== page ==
ventilation, mold prevention, routine cleaning and maintenance, managing
chemical exposure, and controlling pests (2)
- Focusing broadly on multiple deficiencies and hazards in housing
environments and early childhood settings—for example, advancing
strategic partnerships among organizations focused on health, education,
environmental protection, and housing—instead of focusing on single
factors, such as lead or asbestos exposure (3, 4)
- Promoting a research agenda that examines
the connections between the built environment and physical and
behavioral health, to inform land use policy and regulation of
environmental toxins (5)
- Enforcing existing laws and regulations
that limit vehicle emissions, agricultural practices that generate dust
and pesticide exposure, and industrial practices that generate air
For more policy ideas on environmental health, see the California Adolescent Health Collaborative, the Centers for Disease Control and Prevention’s Healthy Homes Initiative, the California Department of Public Health’s Childhood Lead Poisoning Prevention Branch, and the Center for Children’s Environmental Health. Also see policy implications under the Asthma topic on kidsdata.org.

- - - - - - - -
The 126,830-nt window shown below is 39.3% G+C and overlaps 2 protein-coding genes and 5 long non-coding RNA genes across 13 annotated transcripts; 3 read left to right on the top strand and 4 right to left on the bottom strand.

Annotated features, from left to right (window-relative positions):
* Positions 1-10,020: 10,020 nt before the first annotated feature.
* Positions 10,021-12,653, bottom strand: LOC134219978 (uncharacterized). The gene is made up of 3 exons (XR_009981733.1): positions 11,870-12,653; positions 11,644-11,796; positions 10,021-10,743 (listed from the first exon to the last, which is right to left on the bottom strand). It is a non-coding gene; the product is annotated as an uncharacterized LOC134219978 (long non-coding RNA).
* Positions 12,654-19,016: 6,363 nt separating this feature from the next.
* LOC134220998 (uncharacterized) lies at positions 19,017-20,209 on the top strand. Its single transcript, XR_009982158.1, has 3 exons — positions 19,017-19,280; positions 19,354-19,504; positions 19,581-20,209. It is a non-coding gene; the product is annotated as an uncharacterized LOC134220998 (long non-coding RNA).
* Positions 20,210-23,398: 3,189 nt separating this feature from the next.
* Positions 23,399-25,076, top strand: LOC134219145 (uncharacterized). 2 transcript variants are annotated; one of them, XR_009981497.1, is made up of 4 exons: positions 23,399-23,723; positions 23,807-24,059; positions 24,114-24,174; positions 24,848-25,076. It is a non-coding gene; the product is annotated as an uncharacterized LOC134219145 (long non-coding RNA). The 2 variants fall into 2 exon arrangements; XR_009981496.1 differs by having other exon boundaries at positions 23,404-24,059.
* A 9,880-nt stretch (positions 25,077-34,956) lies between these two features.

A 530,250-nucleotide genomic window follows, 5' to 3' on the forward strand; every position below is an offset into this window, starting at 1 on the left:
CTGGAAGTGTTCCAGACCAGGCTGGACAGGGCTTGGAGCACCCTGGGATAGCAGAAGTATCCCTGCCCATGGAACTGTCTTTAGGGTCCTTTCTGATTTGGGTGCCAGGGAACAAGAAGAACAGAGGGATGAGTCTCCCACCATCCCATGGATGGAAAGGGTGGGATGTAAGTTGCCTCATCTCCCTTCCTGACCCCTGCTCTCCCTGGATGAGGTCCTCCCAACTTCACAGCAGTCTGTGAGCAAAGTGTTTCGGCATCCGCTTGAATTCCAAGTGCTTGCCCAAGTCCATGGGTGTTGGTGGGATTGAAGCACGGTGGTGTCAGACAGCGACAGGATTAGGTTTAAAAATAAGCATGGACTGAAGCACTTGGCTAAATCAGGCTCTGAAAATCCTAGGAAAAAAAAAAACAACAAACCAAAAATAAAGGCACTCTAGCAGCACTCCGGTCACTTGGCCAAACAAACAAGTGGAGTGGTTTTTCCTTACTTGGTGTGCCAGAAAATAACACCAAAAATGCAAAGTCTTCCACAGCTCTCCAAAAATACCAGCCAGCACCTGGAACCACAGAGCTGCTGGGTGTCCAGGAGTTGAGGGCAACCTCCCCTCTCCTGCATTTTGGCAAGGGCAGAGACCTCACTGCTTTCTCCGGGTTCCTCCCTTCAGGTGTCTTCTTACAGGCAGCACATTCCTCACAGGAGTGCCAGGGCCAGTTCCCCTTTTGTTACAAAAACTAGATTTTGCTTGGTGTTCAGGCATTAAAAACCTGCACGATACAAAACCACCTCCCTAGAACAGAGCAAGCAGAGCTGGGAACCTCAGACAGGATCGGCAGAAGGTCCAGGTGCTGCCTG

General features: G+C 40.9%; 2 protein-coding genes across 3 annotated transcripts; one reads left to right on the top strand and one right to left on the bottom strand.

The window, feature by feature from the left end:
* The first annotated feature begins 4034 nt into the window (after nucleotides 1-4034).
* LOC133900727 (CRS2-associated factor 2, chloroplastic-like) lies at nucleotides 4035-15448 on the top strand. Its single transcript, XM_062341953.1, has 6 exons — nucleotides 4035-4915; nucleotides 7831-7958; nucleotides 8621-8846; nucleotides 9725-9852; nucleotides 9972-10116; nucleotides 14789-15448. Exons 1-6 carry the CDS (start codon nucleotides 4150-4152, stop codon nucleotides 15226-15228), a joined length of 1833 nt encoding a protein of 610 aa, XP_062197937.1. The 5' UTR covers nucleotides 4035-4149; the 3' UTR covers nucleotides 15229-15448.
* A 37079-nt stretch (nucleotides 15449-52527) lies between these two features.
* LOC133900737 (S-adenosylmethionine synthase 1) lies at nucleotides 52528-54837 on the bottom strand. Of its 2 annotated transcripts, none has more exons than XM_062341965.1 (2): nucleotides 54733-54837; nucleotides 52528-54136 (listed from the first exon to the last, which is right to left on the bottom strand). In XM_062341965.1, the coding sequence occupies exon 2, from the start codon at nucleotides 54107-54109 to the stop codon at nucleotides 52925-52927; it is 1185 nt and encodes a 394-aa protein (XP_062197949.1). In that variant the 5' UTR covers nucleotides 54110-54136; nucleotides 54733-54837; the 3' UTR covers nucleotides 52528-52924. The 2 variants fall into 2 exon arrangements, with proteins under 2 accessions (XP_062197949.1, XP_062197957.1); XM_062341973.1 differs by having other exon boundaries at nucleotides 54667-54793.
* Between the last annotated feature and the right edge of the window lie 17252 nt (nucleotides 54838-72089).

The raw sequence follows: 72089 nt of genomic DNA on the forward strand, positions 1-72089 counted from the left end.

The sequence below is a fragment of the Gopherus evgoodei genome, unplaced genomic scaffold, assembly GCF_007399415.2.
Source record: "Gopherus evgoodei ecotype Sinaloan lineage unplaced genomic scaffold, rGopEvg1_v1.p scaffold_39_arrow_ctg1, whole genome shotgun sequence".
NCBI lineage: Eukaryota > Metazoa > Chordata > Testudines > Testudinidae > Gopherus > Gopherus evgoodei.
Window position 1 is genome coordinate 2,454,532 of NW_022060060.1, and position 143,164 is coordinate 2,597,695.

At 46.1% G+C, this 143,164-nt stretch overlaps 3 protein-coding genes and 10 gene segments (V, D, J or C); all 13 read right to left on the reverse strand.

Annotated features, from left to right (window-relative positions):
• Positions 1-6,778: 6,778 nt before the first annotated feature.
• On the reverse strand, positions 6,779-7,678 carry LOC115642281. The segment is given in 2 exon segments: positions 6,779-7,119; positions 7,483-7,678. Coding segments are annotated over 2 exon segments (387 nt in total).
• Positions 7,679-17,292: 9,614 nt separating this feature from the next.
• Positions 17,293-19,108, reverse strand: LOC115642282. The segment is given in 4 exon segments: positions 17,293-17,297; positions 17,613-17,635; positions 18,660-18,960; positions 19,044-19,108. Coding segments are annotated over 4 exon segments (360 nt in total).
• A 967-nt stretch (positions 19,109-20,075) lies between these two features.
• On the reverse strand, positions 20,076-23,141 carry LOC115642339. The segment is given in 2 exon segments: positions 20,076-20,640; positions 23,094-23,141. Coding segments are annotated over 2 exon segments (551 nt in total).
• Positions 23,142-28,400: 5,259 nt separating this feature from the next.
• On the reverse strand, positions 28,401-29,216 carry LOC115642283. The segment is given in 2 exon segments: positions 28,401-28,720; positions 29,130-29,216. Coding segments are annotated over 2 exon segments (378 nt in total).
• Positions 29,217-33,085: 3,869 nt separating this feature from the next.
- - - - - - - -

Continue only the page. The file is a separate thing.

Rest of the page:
Sources for this narrative:
- Landrigan, P. J., & Carlson, J. E. (1995). Environmental policy and children’s health. Future of Children, (5)2, 34-52. Princeton University and Brookings Institution. Retrieved from: http://futureofchildren.org/futureofchildren/publications/docs/05_02_04.pdf
- California Air Resources Board and California Department of Health Care Services. (2004). Report to the California legislature: Environmental health conditions in California’s portable classrooms. Retrieved from: http://www.arb.ca.gov/research/apr/reports/l3006.pdf